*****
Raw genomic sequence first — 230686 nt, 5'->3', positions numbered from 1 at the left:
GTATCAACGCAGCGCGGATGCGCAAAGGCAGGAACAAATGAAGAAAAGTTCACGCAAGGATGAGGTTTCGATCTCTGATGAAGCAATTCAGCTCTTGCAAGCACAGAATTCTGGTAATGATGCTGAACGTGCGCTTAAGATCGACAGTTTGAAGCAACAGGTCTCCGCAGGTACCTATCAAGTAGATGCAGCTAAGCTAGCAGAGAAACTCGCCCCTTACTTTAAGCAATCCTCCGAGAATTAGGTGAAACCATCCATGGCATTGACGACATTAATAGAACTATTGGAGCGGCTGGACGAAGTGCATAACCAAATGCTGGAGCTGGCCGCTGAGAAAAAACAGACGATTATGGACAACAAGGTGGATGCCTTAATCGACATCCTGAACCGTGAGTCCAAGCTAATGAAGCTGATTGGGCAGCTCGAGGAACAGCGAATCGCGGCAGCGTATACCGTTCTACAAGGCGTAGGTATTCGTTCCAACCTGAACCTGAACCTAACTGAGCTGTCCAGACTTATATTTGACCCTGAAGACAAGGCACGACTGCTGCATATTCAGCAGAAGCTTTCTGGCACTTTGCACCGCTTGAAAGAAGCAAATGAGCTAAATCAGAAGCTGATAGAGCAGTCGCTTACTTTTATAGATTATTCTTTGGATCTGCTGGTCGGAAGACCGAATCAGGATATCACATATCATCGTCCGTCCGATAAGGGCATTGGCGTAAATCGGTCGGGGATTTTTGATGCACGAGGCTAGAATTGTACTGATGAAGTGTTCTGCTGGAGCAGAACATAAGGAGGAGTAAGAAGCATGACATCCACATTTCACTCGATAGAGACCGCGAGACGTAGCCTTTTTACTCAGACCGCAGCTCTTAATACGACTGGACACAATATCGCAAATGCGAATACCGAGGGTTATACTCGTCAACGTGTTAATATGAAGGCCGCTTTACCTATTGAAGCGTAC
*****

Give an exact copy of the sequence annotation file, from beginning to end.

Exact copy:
Raw genomic sequence first — 230686 nt, 5'->3', positions numbered from 1 at the left:
GTATCAACGCAGCGCGGATGCGCAAAGGCAGGAACAAATGAAGAAAAGTTCACGCAAGGATGAGGTTTCGATCTCTGATGAAGCAATTCAGCTCTTGCAAGCACAGAATTCTGGTAATGATGCTGAACGTGCGCTTAAGATCGACAGTTTGAAGCAACAGGTCTCCGCAGGTACCTATCAAGTAGATGCAGCTAAGCTAGCAGAGAAACTCGCCCCTTACTTTAAGCAATCCTCCGAGAATTAGGTGAAACCATCCATGGCATTGACGACATTAATAGAACTATTGGAGCGGCTGGACGAAGTGCATAACCAAATGCTGGAGCTGGCCGCTGAGAAAAAACAGACGATTATGGACAACAAGGTGGATGCCTTAATCGACATCCTGAACCGTGAGTCCAAGCTAATGAAGCTGATTGGGCAGCTCGAGGAACAGCGAATCGCGGCAGCGTATACCGTTCTACAAGGCGTAGGTATTCGTTCCAACCTGAACCTGAACCTAACTGAGCTGTCCAGACTTATATTTGACCCTGAAGACAAGGCACGACTGCTGCATATTCAGCAGAAGCTTTCTGGCACTTTGCACCGCTTGAAAGAAGCAAATGAGCTAAATCAGAAGCTGATAGAGCAGTCGCTTACTTTTATAGATTATTCTTTGGATCTGCTGGTCGGAAGACCGAATCAGGATATCACATATCATCGTCCGTCCGATAAGGGCATTGGCGTAAATCGGTCGGGGATTTTTGATGCACGAGGCTAGAATTGTACTGATGAAGTGTTCTGCTGGAGCAGAACATAAGGAGGAGTAAGAAGCATGACATCCACATTTCACTCGATAGAGACCGCGAGACGTAGCCTTTTTACTCAGACCGCAGCTCTTAATACGACTGGACACAATATCGCAAATGCGAATACCGAGGGTTATACTCGTCAACGTGTTAATATGAAGGCCGCTTTACCTATTGAAGCGTAC